The 4 Best Fender Deluxe Reverb Clones – Reviews 2020

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Photo by Robert and Talbot Trudeau / CC BY

The Fender Deluxe Reverb broke new ground when it was released in the early ‘60s, incorporating a spring reverb directly into their already popular Fender Deluxe amplifier. This helped to usher in the era of guitar effects and changed the sound of rock guitar forever.

Fender has reissued the Deluxe Reverb at various points since but none of these new designs have quite lived up to their original vintage model. That doesn’t mean you have to track down a functioning 50-year-old amp to get that classic tone, though. Other companies have developed clones that emulate the Deluxe Reverb’s performance much better than the solid-state Fender reissues.

While many of the best Fender Deluxe Reverb clones are made by small boutique shops, you can find some options that are more widely-available (and more affordable, for guitarists on a budget). All of these amps will give you the rock guitar sound you crave without the hassle of tracking down a vintage amp.

Here are our recommendations for the 4 best Deluxe Reverb clones on the market:

Deluxe Reverb Clone 1: Tone King Imperial MKII

The Tone King Imperial MKII brings you a vintage tube sound to match the old-school aesthetics of the housing. This 2-channel 1X12” combo amp matches both the power rating and the circuitry of the Fender Reverb Deluxe. The clean tone is sweet and mellow without getting shrill in the upper register. It’s especially impressive when you push it into overdrive, which is Blackface-like but with a more present mid-range.

The effects on the Tone King Imperial MKII are worth a mention, too. It comes with a true tube-driven spring reverb and a tremolo with adjustable depth and speed. The lead and rhythm channels have separate EQ controls for easy sound adjustment.

For a tube amp, the Tone King Imperial MKII is relatively easy to carry to gigs and not too heavy. It’s well-built, too, with a solid cabinet construction that holds up well on the road. While it’s one of the pricier amps, it’s built to last and worth the investment if you want the best Deluxe Reverb clone around.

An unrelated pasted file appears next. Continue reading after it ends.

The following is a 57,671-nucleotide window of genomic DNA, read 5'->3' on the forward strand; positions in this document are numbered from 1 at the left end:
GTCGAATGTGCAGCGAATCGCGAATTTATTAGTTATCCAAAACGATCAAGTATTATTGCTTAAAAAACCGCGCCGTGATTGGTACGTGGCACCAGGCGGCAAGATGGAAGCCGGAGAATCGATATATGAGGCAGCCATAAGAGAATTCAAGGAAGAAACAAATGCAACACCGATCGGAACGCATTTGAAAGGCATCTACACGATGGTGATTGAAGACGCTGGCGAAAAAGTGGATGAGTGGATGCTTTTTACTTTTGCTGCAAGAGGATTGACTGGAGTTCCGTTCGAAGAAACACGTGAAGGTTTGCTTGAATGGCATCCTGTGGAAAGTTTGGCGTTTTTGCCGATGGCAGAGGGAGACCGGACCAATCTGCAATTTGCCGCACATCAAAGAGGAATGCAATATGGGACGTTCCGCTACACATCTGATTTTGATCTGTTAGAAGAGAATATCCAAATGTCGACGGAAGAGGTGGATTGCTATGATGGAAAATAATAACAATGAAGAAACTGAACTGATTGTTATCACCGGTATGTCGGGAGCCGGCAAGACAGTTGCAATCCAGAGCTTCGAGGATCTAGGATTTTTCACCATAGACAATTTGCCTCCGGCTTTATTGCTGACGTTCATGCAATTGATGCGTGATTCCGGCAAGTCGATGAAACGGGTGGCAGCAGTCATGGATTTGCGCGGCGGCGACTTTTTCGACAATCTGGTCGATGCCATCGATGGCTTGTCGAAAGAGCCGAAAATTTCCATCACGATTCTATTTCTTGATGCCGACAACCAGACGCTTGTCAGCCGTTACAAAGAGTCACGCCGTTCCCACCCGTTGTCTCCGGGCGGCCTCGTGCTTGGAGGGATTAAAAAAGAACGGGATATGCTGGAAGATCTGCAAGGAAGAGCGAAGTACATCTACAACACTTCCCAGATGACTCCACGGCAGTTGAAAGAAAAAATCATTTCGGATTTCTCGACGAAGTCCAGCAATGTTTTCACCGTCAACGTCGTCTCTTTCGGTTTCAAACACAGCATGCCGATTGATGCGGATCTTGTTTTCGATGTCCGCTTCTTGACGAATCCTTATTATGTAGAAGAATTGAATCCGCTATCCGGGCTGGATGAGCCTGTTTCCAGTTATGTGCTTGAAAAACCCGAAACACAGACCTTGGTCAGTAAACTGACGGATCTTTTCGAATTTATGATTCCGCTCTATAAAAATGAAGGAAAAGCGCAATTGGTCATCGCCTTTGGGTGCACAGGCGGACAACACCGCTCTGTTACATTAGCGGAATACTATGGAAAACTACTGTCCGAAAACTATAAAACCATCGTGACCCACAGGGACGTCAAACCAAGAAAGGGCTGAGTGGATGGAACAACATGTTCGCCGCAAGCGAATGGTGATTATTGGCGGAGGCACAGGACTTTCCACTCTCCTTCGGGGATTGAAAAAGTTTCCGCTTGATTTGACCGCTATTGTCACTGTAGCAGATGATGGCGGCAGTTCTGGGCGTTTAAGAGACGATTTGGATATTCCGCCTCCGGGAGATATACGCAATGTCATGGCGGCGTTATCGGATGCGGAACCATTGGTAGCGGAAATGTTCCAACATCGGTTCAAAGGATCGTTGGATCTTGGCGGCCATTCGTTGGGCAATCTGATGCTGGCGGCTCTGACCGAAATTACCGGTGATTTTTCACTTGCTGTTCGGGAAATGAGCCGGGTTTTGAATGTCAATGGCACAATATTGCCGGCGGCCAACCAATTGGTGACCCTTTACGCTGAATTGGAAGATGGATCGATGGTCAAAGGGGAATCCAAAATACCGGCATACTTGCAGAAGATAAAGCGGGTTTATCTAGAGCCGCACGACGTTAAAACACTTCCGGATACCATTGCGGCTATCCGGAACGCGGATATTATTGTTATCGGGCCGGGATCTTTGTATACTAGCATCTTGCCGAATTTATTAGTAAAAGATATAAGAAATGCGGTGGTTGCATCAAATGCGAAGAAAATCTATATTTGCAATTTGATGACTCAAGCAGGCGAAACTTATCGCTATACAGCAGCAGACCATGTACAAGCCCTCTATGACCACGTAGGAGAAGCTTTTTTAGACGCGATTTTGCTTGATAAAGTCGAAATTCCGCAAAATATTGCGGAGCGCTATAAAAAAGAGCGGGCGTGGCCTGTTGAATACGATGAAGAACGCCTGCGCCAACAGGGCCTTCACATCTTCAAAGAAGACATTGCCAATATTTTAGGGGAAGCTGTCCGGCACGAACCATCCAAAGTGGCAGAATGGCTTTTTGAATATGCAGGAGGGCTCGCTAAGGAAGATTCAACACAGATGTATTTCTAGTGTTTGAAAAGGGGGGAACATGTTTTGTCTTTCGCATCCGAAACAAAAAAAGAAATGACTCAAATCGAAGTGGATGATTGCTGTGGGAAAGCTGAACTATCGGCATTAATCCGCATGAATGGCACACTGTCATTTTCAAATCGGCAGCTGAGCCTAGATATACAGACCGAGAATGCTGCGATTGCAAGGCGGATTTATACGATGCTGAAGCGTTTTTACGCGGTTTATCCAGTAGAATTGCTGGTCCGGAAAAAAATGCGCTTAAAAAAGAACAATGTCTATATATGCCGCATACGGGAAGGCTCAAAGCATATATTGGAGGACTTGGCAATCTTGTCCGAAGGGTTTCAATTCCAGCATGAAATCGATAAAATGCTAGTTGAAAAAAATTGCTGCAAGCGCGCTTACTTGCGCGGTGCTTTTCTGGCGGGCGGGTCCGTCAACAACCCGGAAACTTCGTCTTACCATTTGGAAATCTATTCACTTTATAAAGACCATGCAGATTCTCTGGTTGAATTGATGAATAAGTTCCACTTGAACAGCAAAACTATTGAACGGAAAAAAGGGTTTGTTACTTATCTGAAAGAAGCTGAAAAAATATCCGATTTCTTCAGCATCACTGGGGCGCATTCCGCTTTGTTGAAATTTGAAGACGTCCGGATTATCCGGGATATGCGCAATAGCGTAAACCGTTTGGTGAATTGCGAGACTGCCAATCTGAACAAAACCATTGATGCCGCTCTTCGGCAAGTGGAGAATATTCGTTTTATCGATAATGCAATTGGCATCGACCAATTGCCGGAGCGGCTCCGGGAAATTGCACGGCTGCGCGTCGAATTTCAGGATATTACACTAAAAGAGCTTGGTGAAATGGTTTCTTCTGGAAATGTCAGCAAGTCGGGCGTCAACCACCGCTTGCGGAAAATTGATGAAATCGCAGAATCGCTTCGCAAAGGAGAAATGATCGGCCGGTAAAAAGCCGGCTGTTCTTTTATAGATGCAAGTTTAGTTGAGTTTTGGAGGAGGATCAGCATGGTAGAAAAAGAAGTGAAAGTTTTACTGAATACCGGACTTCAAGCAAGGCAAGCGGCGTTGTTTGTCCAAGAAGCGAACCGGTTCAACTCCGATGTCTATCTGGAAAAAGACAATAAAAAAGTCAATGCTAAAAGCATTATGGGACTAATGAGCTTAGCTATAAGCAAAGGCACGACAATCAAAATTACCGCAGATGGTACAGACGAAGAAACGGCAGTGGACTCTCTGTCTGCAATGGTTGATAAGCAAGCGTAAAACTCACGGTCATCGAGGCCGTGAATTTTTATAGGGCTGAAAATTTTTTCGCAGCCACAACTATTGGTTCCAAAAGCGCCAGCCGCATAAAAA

Tone King Imperial Mk2 - Guitar Amp Heaven

Deluxe Reverb Clone 2: Mesa Boogie Mark V 40th Anniversary Head

The amps from the Mesa/Boogie Mark series are probably the best-known of the modern Blackface-style amplifiers, and with good reason. They use a similar signal path to the original Deluxe Reverb, giving you the cascading gain tone on the lead channel that the classic Fenders are known for.

This Mesa Boogie Mark V head is also a top pick for anyone who likes having a lot of tonal options. There are 9 separate amp circuits built into the Mark V head, giving you access to a wide range of sounds. For more subtle adjustments, the graphic EQ gives you precise control over individual frequency ranges along with the knob controls for presence and gain.

The downside of all those circuits is that the Mesa Boogie Mark V is heavy—over 40 pounds, even before you add the cabinet. That’s one reason many players use this head with an extension cab rather than buying a combo amp, letting you move the pieces separately if you need to.

Mesa Boogie Mark V - Playthrough

Deluxe Reverb Clone 3: Peavey ValveKing II 50 Guitar Combo Amp